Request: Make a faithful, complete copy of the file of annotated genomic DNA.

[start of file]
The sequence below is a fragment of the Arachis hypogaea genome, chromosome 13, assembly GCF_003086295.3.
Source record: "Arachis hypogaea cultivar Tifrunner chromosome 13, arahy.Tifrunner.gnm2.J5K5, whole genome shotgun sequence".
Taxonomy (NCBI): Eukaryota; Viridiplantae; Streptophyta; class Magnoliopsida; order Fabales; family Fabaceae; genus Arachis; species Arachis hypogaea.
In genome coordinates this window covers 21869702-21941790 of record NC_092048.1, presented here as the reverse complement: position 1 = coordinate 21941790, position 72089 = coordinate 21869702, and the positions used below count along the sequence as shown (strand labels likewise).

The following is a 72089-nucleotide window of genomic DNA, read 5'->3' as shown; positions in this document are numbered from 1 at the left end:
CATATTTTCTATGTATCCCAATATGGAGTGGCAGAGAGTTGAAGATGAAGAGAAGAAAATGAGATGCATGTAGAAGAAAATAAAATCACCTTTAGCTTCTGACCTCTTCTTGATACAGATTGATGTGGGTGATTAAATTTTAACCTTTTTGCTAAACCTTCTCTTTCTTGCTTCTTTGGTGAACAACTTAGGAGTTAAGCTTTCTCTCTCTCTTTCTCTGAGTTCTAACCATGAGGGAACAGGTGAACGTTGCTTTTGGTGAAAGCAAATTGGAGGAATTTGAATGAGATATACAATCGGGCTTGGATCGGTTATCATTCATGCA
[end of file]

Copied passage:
The sequence below is a fragment of the Arachis hypogaea genome, chromosome 13, assembly GCF_003086295.3.
Source record: "Arachis hypogaea cultivar Tifrunner chromosome 13, arahy.Tifrunner.gnm2.J5K5, whole genome shotgun sequence".
Taxonomy (NCBI): Eukaryota; Viridiplantae; Streptophyta; class Magnoliopsida; order Fabales; family Fabaceae; genus Arachis; species Arachis hypogaea.
In genome coordinates this window covers 21869702-21941790 of record NC_092048.1, presented here as the reverse complement: position 1 = coordinate 21941790, position 72089 = coordinate 21869702, and the positions used below count along the sequence as shown (strand labels likewise).

The following is a 72089-nucleotide window of genomic DNA, read 5'->3' as shown; positions in this document are numbered from 1 at the left end:
CATATTTTCTATGTATCCCAATATGGAGTGGCAGAGAGTTGAAGATGAAGAGAAGAAAATGAGATGCATGTAGAAGAAAATAAAATCACCTTTAGCTTCTGACCTCTTCTTGATACAGATTGATGTGGGTGATTAAATTTTAACCTTTTTGCTAAACCTTCTCTTTCTTGCTTCTTTGGTGAACAACTTAGGAGTTAAGCTTTCTCTCTCTCTTTCTCTGAGTTCTAACCATGAGGGAACAGGTGAACGTTGCTTTTGGTGAAAGCAAATTGGAGGAATTTGAATGAGATATACAATCGGGCTTGGATCGGTTATCATTCATGCA